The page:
Cutting Back on the Ben and Jerry’s

Cutting Back on the Ben and Jerry’s

Perhaps because of my reputation as a Dairy Queen savant, (I know the location of every DQ in Kansas and once celebrated the 4th of July by going to every DQ between Greensburg and Lawrence), KASB Communications Specialist Andrea Hartzell pointed out that I have written about all of the basic food groups, but nothing about dessert.  So let’s talk about ice cream.

When I was a superintendent, going to the grocery store was something to be avoided.  You never know who you will run into in the canned foods section, and a jumbo can of baked beans can make a dangerous projectile if launched by an angry patron.  Better safe and hungry than full and chewed on.  In my new position, I am far less likely to encounter an angry legislator because they mostly do their shopping at home.

Even more exciting is that now that I live in the big city, a supermarket really is SUPER!  And by that I mean the selection of Ben and Jerry’s ranges far beyond just Cherry Garcia and Chubby Hubby!  City life has some drawbacks, (among them leaf-obsessed neighbors and doggy poop police-topics for another day), but the frozen food fineries that can be found outweigh them all.  From Americone Dream to What a Cluster, they’ve got it all.

Based upon my love of ice cream and the wintery wonderland to be explored, it should not have been any surprise that when I had my physical this year, my doctor told me I needed to lose three pounds.  (Yes, three pounds.  Three pounds this week.  Three pounds next week.  Etc. Etc. Isn’t she funny?) I still love going to the grocery store, but I spend less time staring through the frozen fog at my favorite flavors.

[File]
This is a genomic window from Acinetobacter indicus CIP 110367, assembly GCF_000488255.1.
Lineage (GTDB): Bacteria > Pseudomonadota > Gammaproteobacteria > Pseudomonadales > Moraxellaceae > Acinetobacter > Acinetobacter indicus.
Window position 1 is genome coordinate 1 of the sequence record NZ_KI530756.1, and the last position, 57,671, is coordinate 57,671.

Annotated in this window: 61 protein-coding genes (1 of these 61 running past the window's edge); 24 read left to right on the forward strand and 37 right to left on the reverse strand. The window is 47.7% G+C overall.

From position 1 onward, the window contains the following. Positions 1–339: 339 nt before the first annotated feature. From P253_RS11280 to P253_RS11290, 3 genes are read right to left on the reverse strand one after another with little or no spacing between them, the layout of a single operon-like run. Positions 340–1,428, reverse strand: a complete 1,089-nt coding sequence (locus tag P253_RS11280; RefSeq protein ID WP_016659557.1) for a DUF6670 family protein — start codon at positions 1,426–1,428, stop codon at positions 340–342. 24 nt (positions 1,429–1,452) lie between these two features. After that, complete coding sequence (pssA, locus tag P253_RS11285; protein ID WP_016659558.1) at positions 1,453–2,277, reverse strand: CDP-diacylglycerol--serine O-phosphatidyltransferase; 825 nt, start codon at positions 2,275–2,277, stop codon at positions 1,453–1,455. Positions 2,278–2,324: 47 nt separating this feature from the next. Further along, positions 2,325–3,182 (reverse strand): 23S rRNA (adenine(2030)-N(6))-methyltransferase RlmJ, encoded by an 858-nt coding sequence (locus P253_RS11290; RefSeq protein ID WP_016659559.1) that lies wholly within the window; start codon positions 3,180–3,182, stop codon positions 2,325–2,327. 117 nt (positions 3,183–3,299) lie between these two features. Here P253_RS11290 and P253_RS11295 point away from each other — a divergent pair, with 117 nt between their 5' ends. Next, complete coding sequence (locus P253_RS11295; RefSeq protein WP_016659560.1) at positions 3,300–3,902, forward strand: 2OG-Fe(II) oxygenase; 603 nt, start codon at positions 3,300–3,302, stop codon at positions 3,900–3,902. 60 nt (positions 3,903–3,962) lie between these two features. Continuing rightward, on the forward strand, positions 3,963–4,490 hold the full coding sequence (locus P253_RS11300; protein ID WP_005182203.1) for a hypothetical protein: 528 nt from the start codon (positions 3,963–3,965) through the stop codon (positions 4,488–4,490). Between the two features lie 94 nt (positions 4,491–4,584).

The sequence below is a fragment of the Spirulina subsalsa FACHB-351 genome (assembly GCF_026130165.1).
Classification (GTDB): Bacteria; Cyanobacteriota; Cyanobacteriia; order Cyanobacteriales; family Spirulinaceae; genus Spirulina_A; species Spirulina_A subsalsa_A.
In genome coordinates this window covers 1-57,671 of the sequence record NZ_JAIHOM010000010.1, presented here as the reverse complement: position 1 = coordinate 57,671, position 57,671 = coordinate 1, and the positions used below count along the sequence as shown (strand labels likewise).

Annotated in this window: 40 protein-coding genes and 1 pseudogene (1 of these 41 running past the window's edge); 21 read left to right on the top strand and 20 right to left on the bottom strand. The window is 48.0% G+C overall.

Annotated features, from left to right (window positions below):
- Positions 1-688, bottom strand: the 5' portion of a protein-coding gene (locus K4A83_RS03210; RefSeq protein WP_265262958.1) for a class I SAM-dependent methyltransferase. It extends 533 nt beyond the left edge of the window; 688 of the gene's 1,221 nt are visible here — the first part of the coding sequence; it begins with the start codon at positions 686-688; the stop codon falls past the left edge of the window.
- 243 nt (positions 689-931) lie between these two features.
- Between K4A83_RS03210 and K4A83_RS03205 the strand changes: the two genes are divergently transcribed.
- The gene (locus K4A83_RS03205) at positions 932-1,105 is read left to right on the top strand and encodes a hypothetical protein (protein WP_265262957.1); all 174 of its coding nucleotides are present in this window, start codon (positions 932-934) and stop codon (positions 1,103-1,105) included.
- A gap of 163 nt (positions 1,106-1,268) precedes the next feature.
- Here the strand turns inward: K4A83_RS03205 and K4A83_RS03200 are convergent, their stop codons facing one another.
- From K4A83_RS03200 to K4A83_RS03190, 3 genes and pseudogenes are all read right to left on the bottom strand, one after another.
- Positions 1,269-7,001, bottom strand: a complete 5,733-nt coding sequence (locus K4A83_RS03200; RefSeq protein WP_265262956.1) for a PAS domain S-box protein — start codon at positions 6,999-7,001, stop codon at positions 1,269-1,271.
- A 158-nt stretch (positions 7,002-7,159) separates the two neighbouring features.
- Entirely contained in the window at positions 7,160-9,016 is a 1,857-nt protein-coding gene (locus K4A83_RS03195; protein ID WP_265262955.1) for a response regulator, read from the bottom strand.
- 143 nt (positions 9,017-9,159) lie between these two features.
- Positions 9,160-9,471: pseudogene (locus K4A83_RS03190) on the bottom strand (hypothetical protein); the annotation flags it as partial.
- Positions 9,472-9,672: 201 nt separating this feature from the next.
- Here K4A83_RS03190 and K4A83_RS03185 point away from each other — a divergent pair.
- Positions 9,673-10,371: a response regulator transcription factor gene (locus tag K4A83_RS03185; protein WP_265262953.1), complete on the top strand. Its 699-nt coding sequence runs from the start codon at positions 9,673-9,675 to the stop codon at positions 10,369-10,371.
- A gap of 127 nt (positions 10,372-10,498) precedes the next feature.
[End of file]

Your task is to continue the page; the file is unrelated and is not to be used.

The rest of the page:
In fact, if you were to monitor my grocery cart, you would find that I am buying more healthy food and less ice cream.  Way less ice cream.

But suppose you wanted to discredit my claim that I am buying less ice cream?  Here’s how you could do it:  Divide my grocery purchases into two different categories: Let’s say fruits/vegetables and ice cream/other.  Now compare my pre-physical and post-physical grocery cart and you might find that pre-physical I was buying ten different fruits and vegetables and 20 ice cream and others.  Post physical, I am buying 12 different fruits and vegetables and 30 ice cream and others. Look!  John is ignoring his doctor and spending all of his money on ice cream!

The truth is, Ben and Jerry’s is pricy, so if I stop buying it, I can buy more items and stay within my budget.  I can buy more tofu (as if), lean meats, soup, beans, things that are good for me,not to mention dog food, (We added another dog to the family, thus the increased mouths to feed.) but your arbitrary assignment of two categories tells a different tale.  If this story sounds familiar, lets look at another data set that is making the rounds in some political circles:

The graph is accurate.  More teachers were added than students. KSDE reports that most of these positions were either because districts added All Day Kindergarten or Special Education positions. Districts also added both teaching and other staff because of special education and implementation of interventions for students.

But the graph appears to be trying to lead the reader to the conclusion that administrative positions have increased. KSDE budget information by function, available since 2002 shows that districts have spent less on administration over the past ten years, and more on instruction.

If we are to have a reasonable discussion of school efficiency, it is important that we use data, but not just try to mold the data to support our previously held beliefs.  Carol Pitts often tells us that if you torture a number long enough, it will say anything you want it to.  Waterboarding the data is not how we will find answers to being more efficacious.